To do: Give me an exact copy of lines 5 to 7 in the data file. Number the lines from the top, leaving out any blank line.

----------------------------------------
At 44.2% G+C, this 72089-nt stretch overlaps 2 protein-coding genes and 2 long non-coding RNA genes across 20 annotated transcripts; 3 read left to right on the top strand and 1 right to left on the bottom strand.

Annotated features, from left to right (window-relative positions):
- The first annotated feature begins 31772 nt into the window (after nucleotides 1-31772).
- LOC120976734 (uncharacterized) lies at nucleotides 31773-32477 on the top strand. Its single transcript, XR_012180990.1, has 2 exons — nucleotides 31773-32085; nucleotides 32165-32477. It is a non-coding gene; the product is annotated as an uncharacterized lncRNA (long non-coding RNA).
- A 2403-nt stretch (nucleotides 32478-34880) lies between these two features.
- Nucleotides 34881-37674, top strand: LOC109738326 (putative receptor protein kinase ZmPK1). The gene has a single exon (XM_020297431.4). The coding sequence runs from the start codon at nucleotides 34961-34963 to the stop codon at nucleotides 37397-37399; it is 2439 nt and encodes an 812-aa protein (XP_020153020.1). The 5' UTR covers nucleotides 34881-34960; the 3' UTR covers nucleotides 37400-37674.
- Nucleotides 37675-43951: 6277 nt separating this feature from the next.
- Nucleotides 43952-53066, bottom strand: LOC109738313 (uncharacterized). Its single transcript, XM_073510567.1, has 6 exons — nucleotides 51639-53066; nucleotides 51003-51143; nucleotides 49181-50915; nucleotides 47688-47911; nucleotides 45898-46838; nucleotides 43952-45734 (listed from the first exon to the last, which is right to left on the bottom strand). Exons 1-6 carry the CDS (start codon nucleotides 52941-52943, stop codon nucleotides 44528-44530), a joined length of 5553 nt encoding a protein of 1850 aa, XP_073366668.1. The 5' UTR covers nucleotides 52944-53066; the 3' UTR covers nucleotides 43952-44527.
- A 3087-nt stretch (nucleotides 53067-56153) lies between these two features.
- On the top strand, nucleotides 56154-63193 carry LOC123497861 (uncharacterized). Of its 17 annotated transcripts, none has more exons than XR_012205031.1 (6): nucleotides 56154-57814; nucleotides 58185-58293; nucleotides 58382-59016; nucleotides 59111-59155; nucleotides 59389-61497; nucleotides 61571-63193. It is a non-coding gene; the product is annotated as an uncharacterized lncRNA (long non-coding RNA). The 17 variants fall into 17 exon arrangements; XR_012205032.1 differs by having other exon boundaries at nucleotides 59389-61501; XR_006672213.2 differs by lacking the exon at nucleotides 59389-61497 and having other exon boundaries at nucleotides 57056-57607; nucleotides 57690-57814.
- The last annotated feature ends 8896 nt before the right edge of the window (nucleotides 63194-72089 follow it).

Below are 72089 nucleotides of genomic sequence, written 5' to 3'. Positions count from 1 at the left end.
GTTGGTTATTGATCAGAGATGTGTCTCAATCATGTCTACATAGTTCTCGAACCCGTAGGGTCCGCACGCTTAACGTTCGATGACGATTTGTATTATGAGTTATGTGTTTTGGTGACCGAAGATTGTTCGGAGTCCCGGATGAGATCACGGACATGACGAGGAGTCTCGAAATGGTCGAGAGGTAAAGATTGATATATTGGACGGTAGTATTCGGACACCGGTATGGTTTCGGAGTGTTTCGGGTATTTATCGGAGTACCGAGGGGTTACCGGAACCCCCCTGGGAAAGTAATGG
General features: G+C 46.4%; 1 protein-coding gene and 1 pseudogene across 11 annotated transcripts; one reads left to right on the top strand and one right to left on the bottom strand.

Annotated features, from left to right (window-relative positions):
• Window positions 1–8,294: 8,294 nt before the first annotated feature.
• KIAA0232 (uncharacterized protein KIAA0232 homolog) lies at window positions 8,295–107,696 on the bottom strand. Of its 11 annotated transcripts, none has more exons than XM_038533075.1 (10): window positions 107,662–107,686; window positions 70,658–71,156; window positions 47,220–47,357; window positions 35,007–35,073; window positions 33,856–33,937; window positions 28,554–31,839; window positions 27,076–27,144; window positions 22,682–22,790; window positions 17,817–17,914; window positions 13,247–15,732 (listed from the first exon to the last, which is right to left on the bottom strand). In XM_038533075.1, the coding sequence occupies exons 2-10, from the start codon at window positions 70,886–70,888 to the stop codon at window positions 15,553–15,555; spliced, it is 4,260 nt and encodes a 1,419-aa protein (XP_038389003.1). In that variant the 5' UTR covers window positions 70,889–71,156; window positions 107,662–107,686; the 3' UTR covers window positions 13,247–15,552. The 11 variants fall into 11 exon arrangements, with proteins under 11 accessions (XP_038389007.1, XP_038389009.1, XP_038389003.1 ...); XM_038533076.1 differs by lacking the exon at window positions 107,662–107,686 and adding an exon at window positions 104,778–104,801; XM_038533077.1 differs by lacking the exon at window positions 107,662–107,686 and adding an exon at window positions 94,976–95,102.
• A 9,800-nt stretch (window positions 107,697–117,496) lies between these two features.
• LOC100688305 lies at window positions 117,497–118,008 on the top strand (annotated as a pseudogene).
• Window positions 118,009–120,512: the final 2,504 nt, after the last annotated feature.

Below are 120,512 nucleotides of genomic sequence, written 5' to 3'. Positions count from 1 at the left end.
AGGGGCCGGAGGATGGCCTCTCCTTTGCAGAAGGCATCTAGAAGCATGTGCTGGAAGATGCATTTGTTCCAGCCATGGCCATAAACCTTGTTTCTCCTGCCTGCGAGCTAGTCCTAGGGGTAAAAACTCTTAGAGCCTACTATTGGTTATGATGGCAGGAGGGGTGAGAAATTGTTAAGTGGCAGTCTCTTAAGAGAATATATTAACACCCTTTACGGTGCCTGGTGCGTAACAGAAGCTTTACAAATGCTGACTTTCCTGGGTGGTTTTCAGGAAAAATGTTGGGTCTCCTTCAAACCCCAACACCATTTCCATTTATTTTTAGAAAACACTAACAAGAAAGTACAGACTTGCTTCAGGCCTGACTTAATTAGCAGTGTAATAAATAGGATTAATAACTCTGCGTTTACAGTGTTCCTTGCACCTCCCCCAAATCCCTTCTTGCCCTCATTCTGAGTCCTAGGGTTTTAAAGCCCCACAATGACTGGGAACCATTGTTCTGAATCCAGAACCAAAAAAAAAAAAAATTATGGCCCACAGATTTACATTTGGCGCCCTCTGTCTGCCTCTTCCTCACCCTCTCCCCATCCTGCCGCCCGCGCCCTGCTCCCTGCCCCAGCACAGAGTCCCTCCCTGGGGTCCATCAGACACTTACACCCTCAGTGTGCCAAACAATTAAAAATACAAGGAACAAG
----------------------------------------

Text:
- A 2403-nt stretch (nucleotides 32478-34880) lies between these two features.
- Nucleotides 34881-37674, top strand: LOC109738326 (putative receptor protein kinase ZmPK1). The gene has a single exon (XM_020297431.4). The coding sequence runs from the start codon at nucleotides 34961-34963 to the stop codon at nucleotides 37397-37399; it is 2439 nt and encodes an 812-aa protein (XP_020153020.1). The 5' UTR covers nucleotides 34881-34960; the 3' UTR covers nucleotides 37400-37674.
- Nucleotides 37675-43951: 6277 nt separating this feature from the next.